*      }
 *      return false;
 *    }
 *    int compute(int l) { ... some kind of computation ...  }
 *  }
 * </pre>
 * <p>
 *   <li>A <code>swap</code> method that atomically swaps with another 
 *    object of the same class using a deadlock-avoidance strategy.
 * <p>
 *    <li> Update-in-place methods appropriate to the type. All
 *    numerical types support:
 *     <ul>
 *       <li> add(x) (equivalent to return value += x)
 *       <li> subtract(x) (equivalent to return value -= x)
 *       <li> multiply(x) (equivalent to return value *= x)
 *       <li> divide(x) (equivalent to return value /= x)
 *     </ul>
 *   Integral types also support:
 *     <ul>
 *       <li> increment() (equivalent to return ++value)
 *       <li> decrement() (equivalent to return --value)
 *     </ul>
 *    Boolean types support:
 *     <ul>
 *       <li> or(x) (equivalent to return value |= x)
 *       <li> and(x) (equivalent to return value &amp;= x)
 *       <li> xor(x) (equivalent to return value ^= x)
 *       <li> complement() (equivalent to return x = !x)
 *     </ul>
 *    These cover most, but not all of the possible operators in Java.
 *    You can add more compute-and-set methods in subclasses. This
 *    is often a good way to avoid the need for ad-hoc synchronized
 *    blocks surrounding expressions.
 *  </ul>
 * <p>
 * <b>Guarded methods</b> <br>
 *   All <code>Waitable</code> subclasses provide notifications on
 *   every value update, and support guarded methods of the form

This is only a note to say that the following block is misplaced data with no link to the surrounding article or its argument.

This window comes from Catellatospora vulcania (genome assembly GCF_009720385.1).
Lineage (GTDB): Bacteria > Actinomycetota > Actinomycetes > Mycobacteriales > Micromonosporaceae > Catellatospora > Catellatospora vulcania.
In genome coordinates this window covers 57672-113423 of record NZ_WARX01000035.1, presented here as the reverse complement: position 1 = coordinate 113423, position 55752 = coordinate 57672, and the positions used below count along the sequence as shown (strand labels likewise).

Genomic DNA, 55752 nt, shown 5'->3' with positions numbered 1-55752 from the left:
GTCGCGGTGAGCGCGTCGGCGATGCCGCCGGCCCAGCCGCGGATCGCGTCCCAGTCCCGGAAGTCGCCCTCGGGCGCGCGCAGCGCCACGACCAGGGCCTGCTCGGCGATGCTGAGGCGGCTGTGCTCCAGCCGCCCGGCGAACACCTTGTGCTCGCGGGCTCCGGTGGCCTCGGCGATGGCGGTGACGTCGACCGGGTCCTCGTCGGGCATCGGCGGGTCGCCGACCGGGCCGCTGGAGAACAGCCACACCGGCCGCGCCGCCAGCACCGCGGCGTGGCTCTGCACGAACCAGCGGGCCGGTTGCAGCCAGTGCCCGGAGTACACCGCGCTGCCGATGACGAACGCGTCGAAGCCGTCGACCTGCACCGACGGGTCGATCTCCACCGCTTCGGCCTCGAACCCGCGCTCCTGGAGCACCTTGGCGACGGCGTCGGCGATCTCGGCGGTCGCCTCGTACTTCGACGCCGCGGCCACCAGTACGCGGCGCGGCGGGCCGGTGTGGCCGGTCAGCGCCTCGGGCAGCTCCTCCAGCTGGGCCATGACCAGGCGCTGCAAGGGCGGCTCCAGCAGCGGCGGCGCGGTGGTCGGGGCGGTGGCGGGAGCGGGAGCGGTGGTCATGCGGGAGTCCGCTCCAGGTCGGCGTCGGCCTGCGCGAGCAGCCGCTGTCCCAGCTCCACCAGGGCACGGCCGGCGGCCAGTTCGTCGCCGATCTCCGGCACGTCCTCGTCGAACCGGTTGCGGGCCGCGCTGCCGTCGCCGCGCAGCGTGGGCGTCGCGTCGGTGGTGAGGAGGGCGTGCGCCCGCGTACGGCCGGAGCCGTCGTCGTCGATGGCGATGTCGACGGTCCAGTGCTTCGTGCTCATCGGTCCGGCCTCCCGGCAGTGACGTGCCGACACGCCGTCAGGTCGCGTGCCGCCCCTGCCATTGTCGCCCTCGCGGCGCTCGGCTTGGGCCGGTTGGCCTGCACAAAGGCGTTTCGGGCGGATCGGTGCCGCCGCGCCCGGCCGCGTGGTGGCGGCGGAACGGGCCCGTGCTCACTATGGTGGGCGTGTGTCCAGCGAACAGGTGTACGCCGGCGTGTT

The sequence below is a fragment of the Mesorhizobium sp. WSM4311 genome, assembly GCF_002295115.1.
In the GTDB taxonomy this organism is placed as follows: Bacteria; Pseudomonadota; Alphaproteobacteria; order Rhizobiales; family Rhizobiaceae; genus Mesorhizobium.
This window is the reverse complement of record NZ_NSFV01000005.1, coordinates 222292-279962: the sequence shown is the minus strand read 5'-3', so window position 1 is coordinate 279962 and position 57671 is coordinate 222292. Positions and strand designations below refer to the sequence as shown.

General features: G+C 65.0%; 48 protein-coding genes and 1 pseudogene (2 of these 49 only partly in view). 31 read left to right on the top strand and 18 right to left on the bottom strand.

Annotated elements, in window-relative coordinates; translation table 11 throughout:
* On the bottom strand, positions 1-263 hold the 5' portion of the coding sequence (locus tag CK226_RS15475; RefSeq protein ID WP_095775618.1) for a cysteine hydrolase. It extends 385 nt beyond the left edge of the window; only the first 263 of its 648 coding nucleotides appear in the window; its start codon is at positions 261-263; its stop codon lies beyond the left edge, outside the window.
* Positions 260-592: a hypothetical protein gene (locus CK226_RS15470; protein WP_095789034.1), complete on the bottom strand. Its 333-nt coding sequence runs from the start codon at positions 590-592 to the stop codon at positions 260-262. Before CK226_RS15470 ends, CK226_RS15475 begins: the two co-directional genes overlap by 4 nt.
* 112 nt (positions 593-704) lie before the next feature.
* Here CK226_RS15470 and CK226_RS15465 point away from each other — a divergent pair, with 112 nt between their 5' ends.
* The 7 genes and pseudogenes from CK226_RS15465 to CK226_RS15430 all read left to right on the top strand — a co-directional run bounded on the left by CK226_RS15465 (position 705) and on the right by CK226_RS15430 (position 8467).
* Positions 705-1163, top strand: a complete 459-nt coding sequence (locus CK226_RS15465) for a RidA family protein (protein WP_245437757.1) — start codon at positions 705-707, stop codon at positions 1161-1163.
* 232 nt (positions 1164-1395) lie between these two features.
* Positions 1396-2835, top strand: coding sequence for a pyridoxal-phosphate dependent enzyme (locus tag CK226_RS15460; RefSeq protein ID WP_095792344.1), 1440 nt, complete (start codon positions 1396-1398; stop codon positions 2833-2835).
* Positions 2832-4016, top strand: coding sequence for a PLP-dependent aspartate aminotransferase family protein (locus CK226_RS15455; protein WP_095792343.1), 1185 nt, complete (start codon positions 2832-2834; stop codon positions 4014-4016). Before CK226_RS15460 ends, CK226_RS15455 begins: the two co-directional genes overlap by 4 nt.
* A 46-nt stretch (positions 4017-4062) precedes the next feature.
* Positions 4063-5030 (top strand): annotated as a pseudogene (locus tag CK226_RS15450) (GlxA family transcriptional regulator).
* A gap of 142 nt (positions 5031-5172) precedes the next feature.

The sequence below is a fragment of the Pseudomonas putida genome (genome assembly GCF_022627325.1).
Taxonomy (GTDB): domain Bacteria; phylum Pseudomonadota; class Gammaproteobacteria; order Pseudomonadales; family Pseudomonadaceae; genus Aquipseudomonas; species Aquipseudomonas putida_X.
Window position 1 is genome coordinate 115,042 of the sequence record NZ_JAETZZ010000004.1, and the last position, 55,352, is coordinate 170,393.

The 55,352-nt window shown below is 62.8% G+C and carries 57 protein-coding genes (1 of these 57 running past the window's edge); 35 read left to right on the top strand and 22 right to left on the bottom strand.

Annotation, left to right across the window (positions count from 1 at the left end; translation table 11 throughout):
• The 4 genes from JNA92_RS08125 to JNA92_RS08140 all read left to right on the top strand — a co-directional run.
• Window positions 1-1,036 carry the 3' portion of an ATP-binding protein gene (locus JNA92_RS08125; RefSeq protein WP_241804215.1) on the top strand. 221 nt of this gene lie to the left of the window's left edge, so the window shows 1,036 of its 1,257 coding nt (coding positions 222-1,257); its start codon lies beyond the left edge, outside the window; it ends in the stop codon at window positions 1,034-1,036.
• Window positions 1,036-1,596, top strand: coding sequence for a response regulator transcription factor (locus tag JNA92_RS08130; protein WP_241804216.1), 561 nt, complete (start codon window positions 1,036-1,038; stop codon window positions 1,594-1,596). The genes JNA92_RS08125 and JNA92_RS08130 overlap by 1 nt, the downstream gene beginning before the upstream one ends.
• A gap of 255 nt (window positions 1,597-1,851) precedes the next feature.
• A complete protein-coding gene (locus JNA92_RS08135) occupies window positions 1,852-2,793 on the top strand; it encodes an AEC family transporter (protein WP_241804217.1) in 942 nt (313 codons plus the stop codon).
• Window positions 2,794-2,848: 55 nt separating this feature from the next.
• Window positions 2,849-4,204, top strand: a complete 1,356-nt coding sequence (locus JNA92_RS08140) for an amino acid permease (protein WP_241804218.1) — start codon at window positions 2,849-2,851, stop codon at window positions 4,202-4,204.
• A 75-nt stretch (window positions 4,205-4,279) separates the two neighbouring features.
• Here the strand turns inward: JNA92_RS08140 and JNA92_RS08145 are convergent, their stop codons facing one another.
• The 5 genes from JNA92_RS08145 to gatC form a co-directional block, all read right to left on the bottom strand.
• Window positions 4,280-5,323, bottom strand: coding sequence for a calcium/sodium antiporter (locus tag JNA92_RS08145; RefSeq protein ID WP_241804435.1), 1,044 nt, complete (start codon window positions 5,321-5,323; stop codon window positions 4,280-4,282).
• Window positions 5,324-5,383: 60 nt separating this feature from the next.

*   <code>when</code><em>predicate</em>, that wait until the
 *   predicate hold,  then optionally run any Runnable action
 *   within the lock, and then return. All types support:
 *     <ul>
 *       <li> whenEqual(value, action)
 *       <li> whenNotEqual(value, action)
 *     </ul>
 *   (If the action argument is null, these return immediately
 *   after the predicate holds.)
 *   Numerical types also support 
 *     <ul>
 *       <li> whenLess(value, action)
 *       <li> whenLessEqual(value, action)
 *       <li> whenGreater(value, action)
 *       <li> whenGreaterEqual(value, action)
 *     </ul>
 *   The Waitable classes are not always spectacularly efficient since they
 *   provide notifications on all value changes.  They are
 *   designed for use in contexts where either performance is not an
 *   overriding issue, or where nearly every update releases guarded
 *   waits anyway.
 *  <p>
 * <b>Other methods</b> <br>
 *   This class implements Executor, and provides an <code>execute</code>
 *   method that runs the runnable within the lock.
 *   <p>
 *   All classes except SynchronizedRef and WaitableRef implement
 *   <code>Cloneable</code> and <code>Comparable</code>.
 *   Implementations of the corresponding
 *   methods either use default mechanics, or use methods that closely
 *   correspond to their java.lang analogs. SynchronizedRef does not
 *   implement any of these standard interfaces because there are
 *   many cases where it would not make sense. However, you can
 *   easily make simple subclasses that add the appropriate declarations.
 *
 *  <p>
 *
 *
 *
 * <p>[<a href="http://gee.cs.oswego.edu/dl/classes/EDU/oswego/cs/dl/util/concurrent/intro.html"> Introduction to this package. </a>]
 **/

public class SynchronizedVariable implements Executor {

  protected final Object lock_;

  /** Create a SynchronizedVariable using the supplied lock **/
  public SynchronizedVariable(Object lock) { lock_ = lock; }

  /** Create a SynchronizedVariable using itself as the lock **/
  public SynchronizedVariable() { lock_ = this; }

  /**
   * Return the lock used for all synchronization for this object
   **/
  public Object getLock() { return lock_; }

  /**
   * If current thread is not interrupted, execute the given command 
   * within this object's lock
   **/

  public void execute(Runnable command) throws InterruptedException {
    if (Thread.interrupted()) throw new InterruptedException();
    synchronized (lock_) { 
      command.run();
    }
  }
}